Having a few minutes within the Commission meeting dedicated to providing project updates would be a great way to enhance the communications. This shouldn’t take more than about 15 minutes and will provide a wealth of knowledge to the community while eliminating the continued discussion of needing to do something.
5.City Manager William Whitson’s tenure has been rocky, as reflected by a recent three-month probationary term. Since you’ve attended almost every meeting for most of his tenure, how would you evaluate his strengths and weaknesses from your vantage point? Given the chance would you fire or retain him?
I would like to for Mr. Whitson to be successful in his profession. While I see traits that appear to show he has the knowledge and ability to work and navigate the State and Federal bureaucracy to solicit various grants, he seems to lack basic organizational skills.
Mr. Whitson seems to want to contract an “Engineer” for every effort / problem, most of which should be addressed by a department head. He seems to use these Engineers as project managers. He receives project plans from them but he doesn’t seem to make them part of the City Project Plan where the community can see or find them easily.
I hope that Mr Whitson has some measurable success that may not be readily known. Mr Whitson is up for review with the present sitting commission. To make a determination as to his future with the city by me at this time would be an injustice to the present sitting City Commission, Mr Whitson and the community. Once I’m on the Commission and need to provide a review I will base my decision on the facts of his performance for that review period. This will be a decision based on the facts and data not emotion. Reviews are a method to hold people accountable for their performance, results and actions.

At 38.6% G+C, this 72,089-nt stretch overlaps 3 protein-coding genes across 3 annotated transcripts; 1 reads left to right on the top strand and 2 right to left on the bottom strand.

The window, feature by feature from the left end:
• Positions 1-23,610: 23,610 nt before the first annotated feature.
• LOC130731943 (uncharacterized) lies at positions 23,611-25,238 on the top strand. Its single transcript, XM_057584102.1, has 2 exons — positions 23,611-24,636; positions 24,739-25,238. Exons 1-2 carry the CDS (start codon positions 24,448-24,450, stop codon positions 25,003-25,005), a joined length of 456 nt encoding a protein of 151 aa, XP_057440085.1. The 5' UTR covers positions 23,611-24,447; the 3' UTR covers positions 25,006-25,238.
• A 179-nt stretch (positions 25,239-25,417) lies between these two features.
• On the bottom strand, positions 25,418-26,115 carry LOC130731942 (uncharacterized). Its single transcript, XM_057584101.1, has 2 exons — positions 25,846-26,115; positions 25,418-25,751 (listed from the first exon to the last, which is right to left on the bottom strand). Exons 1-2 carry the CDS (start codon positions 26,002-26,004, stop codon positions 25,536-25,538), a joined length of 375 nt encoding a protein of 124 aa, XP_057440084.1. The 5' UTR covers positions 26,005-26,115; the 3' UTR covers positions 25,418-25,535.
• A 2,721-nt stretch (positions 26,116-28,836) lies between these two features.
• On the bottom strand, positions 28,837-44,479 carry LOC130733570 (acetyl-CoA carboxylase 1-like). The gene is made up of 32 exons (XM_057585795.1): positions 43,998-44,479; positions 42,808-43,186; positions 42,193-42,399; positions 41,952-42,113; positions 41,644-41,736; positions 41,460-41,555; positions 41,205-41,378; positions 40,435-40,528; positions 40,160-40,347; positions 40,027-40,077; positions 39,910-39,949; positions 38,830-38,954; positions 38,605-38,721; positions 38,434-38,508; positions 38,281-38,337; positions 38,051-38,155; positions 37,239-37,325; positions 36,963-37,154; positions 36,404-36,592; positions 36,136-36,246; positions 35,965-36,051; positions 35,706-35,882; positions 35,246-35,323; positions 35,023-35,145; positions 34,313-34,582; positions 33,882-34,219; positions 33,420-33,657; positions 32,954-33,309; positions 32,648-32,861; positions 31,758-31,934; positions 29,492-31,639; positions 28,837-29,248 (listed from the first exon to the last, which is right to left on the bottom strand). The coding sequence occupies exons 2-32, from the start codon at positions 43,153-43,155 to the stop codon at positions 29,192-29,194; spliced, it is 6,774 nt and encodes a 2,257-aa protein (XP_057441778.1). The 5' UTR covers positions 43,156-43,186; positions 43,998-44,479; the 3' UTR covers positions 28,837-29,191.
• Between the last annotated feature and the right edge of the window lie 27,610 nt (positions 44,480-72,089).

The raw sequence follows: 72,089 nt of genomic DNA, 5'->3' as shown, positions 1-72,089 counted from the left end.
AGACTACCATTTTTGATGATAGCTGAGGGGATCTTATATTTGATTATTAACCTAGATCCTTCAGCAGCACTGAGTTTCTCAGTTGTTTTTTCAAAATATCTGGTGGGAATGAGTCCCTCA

In light of the commission’s firing of Whitson on Feb. 9, What key factors would drive your decision, first on an interim manager, second on a permanent manager? What skills would you bring to the table to avoid another managerial misfire?
Awaiting Cunningham’s answer.
6. Have you ever been charged with a felony or a misdemeanor anywhere in Flagler, Florida or the United States (other than a speeding ticket), or faced a civil action other than a divorce, but including bankruptcies, or faced any investigative or disciplinary action through a professional board such as the bar or a medical board? Have you ever been demoted? If so, please explain, including cases where charges or claims did not lead to conviction or disciplinary action.